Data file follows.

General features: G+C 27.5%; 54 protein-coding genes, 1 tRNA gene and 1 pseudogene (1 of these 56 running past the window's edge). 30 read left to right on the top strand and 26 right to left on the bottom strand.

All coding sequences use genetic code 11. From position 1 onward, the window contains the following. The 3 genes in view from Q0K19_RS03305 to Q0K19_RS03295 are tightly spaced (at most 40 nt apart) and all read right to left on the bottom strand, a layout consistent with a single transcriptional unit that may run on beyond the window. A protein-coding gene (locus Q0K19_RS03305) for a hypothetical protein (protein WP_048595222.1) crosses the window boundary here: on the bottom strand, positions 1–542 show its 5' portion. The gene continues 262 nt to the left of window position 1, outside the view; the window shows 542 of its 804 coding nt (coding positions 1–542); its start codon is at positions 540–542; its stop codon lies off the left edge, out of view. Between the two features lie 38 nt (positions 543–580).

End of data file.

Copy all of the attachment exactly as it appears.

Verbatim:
General features: G+C 27.5%; 54 protein-coding genes, 1 tRNA gene and 1 pseudogene (1 of these 56 running past the window's edge). 30 read left to right on the top strand and 26 right to left on the bottom strand.

All coding sequences use genetic code 11. From position 1 onward, the window contains the following. The 3 genes in view from Q0K19_RS03305 to Q0K19_RS03295 are tightly spaced (at most 40 nt apart) and all read right to left on the bottom strand, a layout consistent with a single transcriptional unit that may run on beyond the window. A protein-coding gene (locus Q0K19_RS03305) for a hypothetical protein (protein WP_048595222.1) crosses the window boundary here: on the bottom strand, positions 1–542 show its 5' portion. The gene continues 262 nt to the left of window position 1, outside the view; the window shows 542 of its 804 coding nt (coding positions 1–542); its start codon is at positions 540–542; its stop codon lies off the left edge, out of view. Between the two features lie 38 nt (positions 543–580).